In this calm, so far mild Washington winter, in the doldrums between the voting out and the swearing in, it's not exactly the season for table-pounding editorials about government officials who need to resign. Don't tell that to Advertising Age magazine, which has just published a tantrum in black and white by a man named Simon Dumenco demanding the resignation of Kevin Martin, chairman of the Federal Communications Commission.
The rationale for Martin's resignation? He had the audacity to enforce the indecency provisions of the Communications Act that created his agency.
If Dumenco wants to play Donald Trump and fire assorted government officials that bring him displeasure, perhaps he shouldn't start with Mr. Martin, who is merely enforcing the law as it stands. Memo to Mr. Dumenco: If Martin refused to enforce decency provisions, then he would be in violation of the law.
When it comes to the newly enhanced fines that Hollywood hates, perhaps Dumenco should first call for the resignation of the almost 400 House members and the 99 or so Senators who voted for them. Then he should call for the resignation of President Bush, who took the legislation approved by virtually everyone in Congress (and when was the last time that happened?) and signed it into law.
There's more Mr. Dumenco could do, if properly motivated. He could call for the resignation of the Supreme Court of 1978, which upheld the FCC's duty to enforce indecency provisions for broadcasters. Liberal lion John Paul Stevens wrote for the Court majority that children are "uniquely accessible" to broadcasters, and that curse words were out on the distasteful periphery of First Amendment concerns. Maybe he should step down?
So what in the world is Dumenco's beef with the head of the FCC? "Kevin Martin has proved time and time again that he's all about serving his special interests, not the interests of the creative community -- and certainly not those of the average American consumer. Which is why he's gotta go."
To which one responds that Mr. Dumenco has a funny sense of where the majority lies, and who are the special interests - and that's the problem. In fact, it goes beyond Dumenco and Advertising Age, and on to other trade publications, from Broadcasting & Cable, to the Hollywood Reporter, to MediaWeek, to Multichannel News, and so on. These publications have no interest in serving the public. They are pandering to their subscribers in the "creative community." They are so beholden to the entertainment media that they've become glossy press release services for Hollywood.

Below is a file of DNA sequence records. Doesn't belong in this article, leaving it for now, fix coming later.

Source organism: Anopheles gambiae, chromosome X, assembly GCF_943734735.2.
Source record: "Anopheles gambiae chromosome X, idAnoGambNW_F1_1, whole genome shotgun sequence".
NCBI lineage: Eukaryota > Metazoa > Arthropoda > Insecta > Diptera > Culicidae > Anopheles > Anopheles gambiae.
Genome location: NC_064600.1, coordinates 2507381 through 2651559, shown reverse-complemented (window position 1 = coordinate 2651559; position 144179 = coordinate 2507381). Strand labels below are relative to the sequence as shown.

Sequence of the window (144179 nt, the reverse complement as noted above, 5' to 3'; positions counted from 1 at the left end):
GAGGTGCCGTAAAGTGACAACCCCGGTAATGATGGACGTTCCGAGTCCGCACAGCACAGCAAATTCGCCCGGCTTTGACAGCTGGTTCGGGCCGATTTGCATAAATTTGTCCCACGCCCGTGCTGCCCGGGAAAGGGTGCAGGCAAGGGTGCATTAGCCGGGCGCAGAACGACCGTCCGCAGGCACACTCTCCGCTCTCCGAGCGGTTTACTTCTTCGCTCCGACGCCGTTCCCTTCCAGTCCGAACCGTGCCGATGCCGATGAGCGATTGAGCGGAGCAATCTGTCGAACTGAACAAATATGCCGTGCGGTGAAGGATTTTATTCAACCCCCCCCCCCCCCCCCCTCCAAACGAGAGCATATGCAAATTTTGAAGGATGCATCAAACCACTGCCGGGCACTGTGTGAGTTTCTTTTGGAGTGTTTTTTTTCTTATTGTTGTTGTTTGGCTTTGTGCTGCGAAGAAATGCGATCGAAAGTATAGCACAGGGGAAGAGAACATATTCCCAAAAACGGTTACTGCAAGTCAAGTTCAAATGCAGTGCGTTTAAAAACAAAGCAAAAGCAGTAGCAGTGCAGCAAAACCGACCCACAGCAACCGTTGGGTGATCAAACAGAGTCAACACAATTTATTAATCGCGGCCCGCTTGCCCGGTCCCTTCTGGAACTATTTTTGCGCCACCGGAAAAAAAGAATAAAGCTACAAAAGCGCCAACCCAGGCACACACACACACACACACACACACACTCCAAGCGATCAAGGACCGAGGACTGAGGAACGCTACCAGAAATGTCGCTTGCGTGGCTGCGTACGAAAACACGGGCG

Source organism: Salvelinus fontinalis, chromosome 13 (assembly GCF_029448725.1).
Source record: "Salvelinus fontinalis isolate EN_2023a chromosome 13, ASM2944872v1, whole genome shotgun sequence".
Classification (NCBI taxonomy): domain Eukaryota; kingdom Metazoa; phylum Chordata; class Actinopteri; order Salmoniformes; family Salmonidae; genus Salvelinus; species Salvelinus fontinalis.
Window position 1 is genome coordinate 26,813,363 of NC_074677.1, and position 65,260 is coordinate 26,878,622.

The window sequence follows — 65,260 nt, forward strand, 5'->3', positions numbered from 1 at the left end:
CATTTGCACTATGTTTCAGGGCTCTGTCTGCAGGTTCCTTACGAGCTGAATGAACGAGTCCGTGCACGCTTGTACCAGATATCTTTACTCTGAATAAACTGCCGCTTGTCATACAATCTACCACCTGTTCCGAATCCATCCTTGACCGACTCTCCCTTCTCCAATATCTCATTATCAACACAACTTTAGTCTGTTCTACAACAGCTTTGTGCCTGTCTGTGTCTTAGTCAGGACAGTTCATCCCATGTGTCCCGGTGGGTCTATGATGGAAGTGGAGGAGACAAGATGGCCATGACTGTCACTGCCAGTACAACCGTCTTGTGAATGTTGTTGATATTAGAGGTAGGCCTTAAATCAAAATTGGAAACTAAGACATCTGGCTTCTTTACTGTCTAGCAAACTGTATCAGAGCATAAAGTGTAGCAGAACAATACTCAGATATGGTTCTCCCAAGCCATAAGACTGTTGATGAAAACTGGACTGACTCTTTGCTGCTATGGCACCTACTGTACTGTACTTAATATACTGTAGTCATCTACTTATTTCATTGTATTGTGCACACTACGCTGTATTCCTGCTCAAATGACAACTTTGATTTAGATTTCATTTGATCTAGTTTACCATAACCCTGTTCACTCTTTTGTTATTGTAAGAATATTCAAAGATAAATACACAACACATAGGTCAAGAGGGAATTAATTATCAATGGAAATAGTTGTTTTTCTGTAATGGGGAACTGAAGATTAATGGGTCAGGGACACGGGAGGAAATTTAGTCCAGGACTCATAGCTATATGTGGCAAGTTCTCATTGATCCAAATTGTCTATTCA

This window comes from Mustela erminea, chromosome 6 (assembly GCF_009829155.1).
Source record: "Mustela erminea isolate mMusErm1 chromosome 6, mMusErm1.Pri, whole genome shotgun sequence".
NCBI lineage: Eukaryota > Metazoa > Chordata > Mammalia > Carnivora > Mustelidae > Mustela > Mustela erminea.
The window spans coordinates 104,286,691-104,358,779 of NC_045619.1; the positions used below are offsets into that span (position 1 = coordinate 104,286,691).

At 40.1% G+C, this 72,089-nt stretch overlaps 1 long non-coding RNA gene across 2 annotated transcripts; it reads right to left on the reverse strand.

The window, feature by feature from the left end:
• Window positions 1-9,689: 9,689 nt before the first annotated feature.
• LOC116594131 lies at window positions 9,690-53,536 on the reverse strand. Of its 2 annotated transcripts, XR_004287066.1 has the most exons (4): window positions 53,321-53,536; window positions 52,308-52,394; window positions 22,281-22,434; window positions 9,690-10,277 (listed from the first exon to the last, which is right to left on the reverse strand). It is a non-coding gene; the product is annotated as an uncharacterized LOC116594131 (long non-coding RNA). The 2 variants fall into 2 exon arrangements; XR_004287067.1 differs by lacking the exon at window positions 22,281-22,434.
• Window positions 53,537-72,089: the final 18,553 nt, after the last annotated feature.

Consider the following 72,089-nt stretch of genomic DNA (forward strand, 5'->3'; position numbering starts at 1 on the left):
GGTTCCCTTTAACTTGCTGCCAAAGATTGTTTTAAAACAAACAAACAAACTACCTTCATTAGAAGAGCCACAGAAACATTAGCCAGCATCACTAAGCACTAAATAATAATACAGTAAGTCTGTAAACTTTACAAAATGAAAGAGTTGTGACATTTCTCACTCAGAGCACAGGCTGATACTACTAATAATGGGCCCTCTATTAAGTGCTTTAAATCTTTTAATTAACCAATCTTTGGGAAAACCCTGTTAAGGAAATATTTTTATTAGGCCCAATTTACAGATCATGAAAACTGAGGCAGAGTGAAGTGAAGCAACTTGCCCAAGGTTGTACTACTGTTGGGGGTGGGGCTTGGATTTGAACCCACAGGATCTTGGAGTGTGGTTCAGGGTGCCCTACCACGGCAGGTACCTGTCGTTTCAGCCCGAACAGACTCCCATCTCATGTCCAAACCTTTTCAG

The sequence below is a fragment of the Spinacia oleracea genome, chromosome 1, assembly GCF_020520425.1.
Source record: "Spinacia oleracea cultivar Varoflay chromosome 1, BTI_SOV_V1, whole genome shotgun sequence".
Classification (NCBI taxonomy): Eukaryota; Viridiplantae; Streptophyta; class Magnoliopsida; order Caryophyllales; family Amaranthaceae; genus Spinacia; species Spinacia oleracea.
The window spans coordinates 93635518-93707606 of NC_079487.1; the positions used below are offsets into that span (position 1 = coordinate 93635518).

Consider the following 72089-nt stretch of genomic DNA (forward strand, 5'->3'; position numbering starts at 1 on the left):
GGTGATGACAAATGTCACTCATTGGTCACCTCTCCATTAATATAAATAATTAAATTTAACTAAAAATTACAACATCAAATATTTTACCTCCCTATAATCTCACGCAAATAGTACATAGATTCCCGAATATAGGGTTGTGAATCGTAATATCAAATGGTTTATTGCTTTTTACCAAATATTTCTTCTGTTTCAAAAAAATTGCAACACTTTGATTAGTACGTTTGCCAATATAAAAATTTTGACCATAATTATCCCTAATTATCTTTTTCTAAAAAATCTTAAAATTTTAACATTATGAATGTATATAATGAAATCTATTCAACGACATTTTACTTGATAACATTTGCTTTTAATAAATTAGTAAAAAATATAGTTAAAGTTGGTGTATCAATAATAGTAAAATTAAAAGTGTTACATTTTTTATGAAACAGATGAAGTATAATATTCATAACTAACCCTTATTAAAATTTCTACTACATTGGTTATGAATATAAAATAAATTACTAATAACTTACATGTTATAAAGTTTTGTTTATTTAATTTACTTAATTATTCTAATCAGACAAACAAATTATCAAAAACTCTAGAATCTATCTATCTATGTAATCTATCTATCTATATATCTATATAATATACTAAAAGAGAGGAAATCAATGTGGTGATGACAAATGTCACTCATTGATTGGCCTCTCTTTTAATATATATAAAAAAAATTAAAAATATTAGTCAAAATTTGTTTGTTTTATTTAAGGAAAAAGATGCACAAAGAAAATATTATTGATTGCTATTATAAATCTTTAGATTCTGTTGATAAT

Multichannel News recently ran an editorial by author Frederick Lane declaring, "The time has come to strip the Federal Communications Commission of its jurisdiction over broadcast indecency." He said the FCC should butt out since it's been outdated by technology. Restrictions on broadcasters, he says, aren't consistent with "vibrant democracy," in which parents who don't like the state of broadcast TV should just buy DVDs for their children and shut up.
Lane was also interviewed at length in Broadcasting & Cable magazine with softball questions, such as "Is it dangerous for the government to try to regulate morality?" Lane spun imaginative visions of an ultra-powerful Brent Bozell (that's me, folks) calling Karl Rove at the White House on matters at the FCC, ordering him around like he was a stable boy. That cozy interview was conducted by the magazine's reporter John Eggerton, whose blog routinely channels a pro-porn, pro-cursing, pro-anything goes viewpoint.
Eggerton recently offered his cheers for NBC's "Studio 60" attacking the FCC in a preposterous plot about a crackdown on cursing that aired on the news in a war zone. "Studio 60 is pretty darn preachy, which is no surprise for an Aaron Sorkin production, but fortunately for me it's my favorite sermon." He said he wanted Sorkin to write all his snappy comebacks at conservatives. But wasn't the show a preposterous cartoon of the evil FCC vs. heroic broadcasters? Eggerton wrote Sorkin was putting on "a Christmas show, so he can be forgiven for a little Christmas dreaming."
When these magazines write about indecency issues, the public should view these outlets skeptically, as pro-industry mouthpieces. Need we remind the titans of Tinseltown and their advertising and journalistic toadies in Manhattan and elsewhere that the airwaves belong to the people? They are not the sole province of champagne-sipping sybarites who have no greater cause in American life than the precious right to choke fat obscenities down the gaping mouths of grade-school children.
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